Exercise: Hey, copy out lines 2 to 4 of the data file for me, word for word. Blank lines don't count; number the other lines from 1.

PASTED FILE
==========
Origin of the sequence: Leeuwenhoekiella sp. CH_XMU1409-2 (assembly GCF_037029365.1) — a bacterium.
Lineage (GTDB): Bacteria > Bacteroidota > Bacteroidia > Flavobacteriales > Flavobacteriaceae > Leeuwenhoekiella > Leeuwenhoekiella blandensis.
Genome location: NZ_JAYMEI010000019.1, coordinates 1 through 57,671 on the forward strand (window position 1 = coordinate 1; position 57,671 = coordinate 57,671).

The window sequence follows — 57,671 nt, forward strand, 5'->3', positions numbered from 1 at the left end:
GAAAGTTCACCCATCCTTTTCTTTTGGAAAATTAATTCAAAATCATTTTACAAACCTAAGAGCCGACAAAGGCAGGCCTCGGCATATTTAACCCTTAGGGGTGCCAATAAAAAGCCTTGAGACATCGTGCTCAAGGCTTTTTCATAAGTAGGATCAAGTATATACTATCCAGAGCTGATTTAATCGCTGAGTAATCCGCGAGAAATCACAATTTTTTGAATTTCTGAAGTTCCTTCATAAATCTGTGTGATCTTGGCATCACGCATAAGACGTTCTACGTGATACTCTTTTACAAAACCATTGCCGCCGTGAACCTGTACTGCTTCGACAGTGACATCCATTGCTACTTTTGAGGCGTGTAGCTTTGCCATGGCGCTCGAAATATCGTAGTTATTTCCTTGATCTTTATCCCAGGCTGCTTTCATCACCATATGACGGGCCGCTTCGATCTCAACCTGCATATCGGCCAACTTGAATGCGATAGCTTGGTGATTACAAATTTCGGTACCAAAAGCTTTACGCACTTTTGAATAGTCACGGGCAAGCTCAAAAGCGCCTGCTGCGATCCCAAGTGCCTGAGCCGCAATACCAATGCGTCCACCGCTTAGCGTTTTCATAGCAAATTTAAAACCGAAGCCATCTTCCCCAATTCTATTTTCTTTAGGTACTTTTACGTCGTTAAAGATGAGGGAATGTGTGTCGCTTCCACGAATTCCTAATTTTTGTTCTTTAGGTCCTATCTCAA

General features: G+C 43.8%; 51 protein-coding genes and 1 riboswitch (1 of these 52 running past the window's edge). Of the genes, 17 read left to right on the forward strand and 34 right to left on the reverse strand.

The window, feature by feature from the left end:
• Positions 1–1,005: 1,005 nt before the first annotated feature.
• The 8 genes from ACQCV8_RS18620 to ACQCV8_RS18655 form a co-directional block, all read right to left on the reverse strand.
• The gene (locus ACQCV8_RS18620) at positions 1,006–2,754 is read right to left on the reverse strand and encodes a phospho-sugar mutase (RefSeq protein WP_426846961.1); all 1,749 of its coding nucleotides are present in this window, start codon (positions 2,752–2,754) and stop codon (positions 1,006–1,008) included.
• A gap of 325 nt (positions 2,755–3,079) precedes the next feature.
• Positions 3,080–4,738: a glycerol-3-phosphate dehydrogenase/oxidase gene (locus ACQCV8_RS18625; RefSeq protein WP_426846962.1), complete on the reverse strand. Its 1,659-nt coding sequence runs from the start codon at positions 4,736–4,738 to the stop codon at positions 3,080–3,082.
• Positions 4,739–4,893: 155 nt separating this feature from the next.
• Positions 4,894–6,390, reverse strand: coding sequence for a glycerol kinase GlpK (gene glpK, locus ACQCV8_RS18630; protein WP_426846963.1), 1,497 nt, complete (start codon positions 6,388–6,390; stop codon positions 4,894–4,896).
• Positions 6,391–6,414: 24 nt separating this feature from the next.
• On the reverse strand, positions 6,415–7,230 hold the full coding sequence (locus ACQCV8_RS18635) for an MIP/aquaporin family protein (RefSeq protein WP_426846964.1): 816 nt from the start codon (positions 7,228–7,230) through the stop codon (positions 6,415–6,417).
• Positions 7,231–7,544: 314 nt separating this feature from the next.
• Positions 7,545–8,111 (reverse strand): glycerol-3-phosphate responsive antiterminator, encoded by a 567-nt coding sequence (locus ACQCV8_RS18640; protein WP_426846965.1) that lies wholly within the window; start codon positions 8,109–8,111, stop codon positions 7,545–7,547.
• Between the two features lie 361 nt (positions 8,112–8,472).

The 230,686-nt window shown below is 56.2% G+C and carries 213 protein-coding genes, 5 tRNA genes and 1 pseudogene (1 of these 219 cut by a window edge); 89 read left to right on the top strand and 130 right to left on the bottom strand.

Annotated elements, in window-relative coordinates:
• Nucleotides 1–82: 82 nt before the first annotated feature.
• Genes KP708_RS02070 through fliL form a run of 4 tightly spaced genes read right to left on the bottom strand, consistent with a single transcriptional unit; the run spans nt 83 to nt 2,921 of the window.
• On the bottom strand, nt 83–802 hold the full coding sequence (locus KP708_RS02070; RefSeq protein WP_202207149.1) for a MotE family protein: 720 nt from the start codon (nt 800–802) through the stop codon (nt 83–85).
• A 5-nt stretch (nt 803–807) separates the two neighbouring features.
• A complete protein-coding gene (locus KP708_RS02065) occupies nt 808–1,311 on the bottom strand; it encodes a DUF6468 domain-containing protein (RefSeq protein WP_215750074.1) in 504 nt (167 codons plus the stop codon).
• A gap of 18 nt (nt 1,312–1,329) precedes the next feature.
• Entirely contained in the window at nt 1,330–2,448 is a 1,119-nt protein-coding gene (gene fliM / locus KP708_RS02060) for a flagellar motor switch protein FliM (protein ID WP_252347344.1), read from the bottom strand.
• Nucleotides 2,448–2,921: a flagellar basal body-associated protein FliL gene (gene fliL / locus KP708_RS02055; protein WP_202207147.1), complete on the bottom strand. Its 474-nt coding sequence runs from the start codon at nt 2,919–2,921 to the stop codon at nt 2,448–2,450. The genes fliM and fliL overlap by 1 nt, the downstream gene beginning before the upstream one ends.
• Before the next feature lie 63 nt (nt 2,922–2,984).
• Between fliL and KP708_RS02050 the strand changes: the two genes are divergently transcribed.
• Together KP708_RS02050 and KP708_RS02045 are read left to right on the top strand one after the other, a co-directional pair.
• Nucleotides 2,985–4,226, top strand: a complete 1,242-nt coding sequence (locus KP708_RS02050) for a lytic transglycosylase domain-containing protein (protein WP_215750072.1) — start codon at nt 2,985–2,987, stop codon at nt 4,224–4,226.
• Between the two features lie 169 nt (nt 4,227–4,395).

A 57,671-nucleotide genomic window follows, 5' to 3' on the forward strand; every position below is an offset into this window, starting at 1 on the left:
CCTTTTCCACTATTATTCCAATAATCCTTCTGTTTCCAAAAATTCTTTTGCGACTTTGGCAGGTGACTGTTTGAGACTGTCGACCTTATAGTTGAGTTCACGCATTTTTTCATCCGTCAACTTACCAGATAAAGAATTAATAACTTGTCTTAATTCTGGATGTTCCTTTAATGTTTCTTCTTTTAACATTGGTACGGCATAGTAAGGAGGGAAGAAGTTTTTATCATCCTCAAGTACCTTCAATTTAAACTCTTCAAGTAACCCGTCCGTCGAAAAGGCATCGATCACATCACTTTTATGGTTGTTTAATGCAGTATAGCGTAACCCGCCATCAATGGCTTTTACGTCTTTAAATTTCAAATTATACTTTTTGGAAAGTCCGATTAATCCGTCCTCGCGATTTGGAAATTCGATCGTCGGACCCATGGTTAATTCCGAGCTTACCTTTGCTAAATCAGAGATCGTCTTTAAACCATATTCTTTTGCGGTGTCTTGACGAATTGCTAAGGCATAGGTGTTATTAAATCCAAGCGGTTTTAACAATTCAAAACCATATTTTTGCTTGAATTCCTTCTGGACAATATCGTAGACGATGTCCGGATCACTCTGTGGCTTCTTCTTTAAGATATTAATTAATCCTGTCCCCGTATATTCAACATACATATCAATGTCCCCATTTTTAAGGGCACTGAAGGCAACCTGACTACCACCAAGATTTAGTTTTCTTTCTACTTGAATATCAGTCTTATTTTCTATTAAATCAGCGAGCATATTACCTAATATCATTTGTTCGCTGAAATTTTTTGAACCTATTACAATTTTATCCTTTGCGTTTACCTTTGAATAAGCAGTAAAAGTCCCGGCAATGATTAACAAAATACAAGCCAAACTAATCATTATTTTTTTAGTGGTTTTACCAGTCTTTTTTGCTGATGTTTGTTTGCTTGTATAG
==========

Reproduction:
Lineage (GTDB): Bacteria > Bacteroidota > Bacteroidia > Flavobacteriales > Flavobacteriaceae > Leeuwenhoekiella > Leeuwenhoekiella blandensis.
Genome location: NZ_JAYMEI010000019.1, coordinates 1 through 57,671 on the forward strand (window position 1 = coordinate 1; position 57,671 = coordinate 57,671).

The window sequence follows — 57,671 nt, forward strand, 5'->3', positions numbered from 1 at the left end: